The problem is that downtown Ann Arbor lacks available high grade office space that can accommodate 100+ employees and a medium to large machine room. The few available locations that are big enough do not have the infrastructure in place for a tech company. They would require significant investment by the company just to get near what is provided initially in many locations outside of downtown.

       —dros    Feb. 13 '08 - 11:06PM    #
  32. I also work for Arbor Networks.

    We were actually able to find enough parking to meet our needs downtown. The problem was solely one of finding enough contiguous office space.

    There simply isn’t much office space with a 10,000 sq. ft. floor plan or greater in downtown Ann Arbor. We were looking for 20-25,000 sq. ft. and there simply wasn’t anything available in that size.

    The few property owners who had buildings with that much available space (and I think there were only 3 total in all of downtown) were either more interested in subdividing the space for smaller tenants, or were unable to provide that space in a reasonably contiguous floor plan (such as on 2 adjacent floors, as opposed to parts of 3-4 floors).

    That really turned out to be the limiting factor in staying downtown. It seems that Ann Arbor’s policy of discouraging development of large buildings is coming back to haunt it. I think Ann Arbor would be much better served by encouraging development of appropriate large buildings for larger tenants.

       —Scott IJ    Feb. 13 '08 - 11:24PM    #
  33. there used to be a data center downtown in the Key Bank building when Cisco was there. that building is being rehabbed by JC Beal, I don’t know the plans for that space.

       —Edward Vielmetti    Feb. 13 '08 - 11:51PM    #
  34. dros and Scott IJ, thanks so much for your comments.

    First of all it’s great to hear that parking wasn’t the main issue for you.

    Second, it’s sobering to get a sense of the reason the downtown couldn’t meet your needs.

       —Nancy Shore    Feb. 13 '08 - 11:52PM    #
  35. I also now work for Arbor Networks and can second Scott’s comments.

    In the 90’s, I started a small tech company, and had to move twice. Both times the big issues were proximity to downtown, followed by access/cost to parking. Secondary issues related to machine room power and cooling.

    The problem for small tech businesses is that parking is a deal breaker if it isn’t there, and downtown costs for parking can approach half the lease cost, which is already a high cost for a small tech business.

    There were very few places near downtown that had more than a spot or two available, the rest had to be leased at relatively high cost.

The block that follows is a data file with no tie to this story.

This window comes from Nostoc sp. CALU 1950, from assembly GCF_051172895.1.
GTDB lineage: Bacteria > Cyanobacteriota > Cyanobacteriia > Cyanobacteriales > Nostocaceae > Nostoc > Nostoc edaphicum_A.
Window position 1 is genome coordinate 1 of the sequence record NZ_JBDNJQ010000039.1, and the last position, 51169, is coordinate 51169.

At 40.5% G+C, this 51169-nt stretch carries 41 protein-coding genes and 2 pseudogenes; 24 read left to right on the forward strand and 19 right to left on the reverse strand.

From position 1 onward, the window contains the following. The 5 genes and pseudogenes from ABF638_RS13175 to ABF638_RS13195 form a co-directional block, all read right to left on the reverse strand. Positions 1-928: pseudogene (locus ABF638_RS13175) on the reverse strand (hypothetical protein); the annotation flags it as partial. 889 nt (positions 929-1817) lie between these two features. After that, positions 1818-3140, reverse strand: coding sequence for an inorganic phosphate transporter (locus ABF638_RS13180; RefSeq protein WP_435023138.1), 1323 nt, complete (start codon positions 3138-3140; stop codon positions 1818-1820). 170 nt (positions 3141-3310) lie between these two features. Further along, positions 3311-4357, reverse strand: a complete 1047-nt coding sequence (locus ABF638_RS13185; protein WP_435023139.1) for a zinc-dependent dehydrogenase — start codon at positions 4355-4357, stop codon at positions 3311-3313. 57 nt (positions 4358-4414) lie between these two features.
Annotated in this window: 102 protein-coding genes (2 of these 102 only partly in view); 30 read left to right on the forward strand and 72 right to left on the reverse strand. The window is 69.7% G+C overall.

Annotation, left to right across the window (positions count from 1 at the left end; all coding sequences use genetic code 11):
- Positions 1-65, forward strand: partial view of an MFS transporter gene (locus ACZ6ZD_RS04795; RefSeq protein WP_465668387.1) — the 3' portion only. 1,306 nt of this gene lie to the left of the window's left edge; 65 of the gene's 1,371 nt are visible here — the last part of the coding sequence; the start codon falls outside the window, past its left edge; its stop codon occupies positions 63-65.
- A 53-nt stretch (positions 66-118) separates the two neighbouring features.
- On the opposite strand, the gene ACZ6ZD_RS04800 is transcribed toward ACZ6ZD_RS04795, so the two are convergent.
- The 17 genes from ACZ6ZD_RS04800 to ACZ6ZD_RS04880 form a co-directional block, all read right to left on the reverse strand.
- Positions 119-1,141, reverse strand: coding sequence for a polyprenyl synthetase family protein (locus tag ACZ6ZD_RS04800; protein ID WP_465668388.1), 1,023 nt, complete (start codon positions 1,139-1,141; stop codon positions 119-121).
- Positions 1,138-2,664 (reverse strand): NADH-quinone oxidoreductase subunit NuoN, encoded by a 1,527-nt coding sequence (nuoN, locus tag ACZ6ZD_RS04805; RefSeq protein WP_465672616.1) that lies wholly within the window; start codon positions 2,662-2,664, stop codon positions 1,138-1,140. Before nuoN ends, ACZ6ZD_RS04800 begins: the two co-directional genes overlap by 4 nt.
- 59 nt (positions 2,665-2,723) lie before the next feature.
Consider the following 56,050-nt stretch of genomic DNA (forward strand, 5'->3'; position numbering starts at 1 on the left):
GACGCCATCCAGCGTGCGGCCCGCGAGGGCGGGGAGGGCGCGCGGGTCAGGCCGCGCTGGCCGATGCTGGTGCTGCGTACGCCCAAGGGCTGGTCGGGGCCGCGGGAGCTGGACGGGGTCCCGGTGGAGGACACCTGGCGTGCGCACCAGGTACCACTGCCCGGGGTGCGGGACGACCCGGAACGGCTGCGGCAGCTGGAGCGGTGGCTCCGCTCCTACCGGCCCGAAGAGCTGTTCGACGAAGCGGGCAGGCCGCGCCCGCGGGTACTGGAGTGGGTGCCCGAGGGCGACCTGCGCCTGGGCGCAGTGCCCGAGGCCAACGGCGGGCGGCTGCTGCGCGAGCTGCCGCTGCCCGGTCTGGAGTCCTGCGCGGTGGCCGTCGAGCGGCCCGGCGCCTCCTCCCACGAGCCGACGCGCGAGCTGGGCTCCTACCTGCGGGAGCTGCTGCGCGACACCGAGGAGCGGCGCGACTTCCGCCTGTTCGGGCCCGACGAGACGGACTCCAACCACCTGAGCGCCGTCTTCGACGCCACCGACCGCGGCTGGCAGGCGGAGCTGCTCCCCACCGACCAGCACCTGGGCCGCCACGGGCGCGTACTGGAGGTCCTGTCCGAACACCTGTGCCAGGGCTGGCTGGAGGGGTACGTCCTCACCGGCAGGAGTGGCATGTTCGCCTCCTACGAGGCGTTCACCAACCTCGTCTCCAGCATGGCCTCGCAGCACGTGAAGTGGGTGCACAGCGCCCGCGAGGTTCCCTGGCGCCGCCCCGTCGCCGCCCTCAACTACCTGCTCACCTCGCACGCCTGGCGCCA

We considered south state at the time, but the flip problem exists there – relatively few smaller rental locations, with lots of parking, but also relatively poor access to downtown.

    To get balance, I’d say that doing three things would be useful:

    Creating a few more larger downtown AA business sites (build up if you have to).

    Creating a few more flex-size sites down State street area (for the 1000-5000sq ft companies).

    Improve traffic flow between State Street and downtown (one example – put a left turn arrow on northbound state street at state and hoover so you have fast access to northbound division).

       —paul    Feb. 13 '08 - 11:53PM    #
  36. Paul—you seem to be disagreeing with Scott and dros about parking—do you think that’s because parking is a particular problem for small businesses, or that there’s more parking available now, or something else?

       —Bruce Fields    Feb. 14 '08 - 12:08AM    #
  37. Paul may not be aware that we were able to find more parking spaces after it had been an issue for a while. Though I think we did have to call and cajole the DDA to get them… :-)

    But by the end of our location search the parking space issue had dropped off the list.

       —Scott IJ    Feb. 14 '08 - 02:15AM    #
  38. I have a small business on the south side of town on Eisenhower. I have been going back and forth with opening a second location downtown. The problem is that there is not enough foot traffic to support the high rents downtown. Campus area is almost the same rent and you get much more foot traffic. It would be hard to pick downtown over campus.
    A few good department stores would be great for business to help increase the foot traffic. I think Kawanis is the only one right now. I don’t know why a big store would want to go down there right now, but there is opportunity for it. Most people I talk to, think the Brairwood Mall is one of the worst malls in the state. This leaves an opportunity for growth downtown. Maybe downtown could be a new shopping center like downtowns used to be. It would just take time because the shopping and business districts are too mixed, making walks between stores too long.
    Also most of the landlords I have talked to are too controlling downtown. It is pretty ridiculous on how they want to control a small business owner. It is as if you are working for the landlord. I do not know if they would treat a bigger business like this but it might be keeping them out. Where I am at, they just collect the rent and if you stay out of their hair, they will stay out of yours…the way it should be

       —Jimbo    Feb. 14 '08 - 06:54AM    #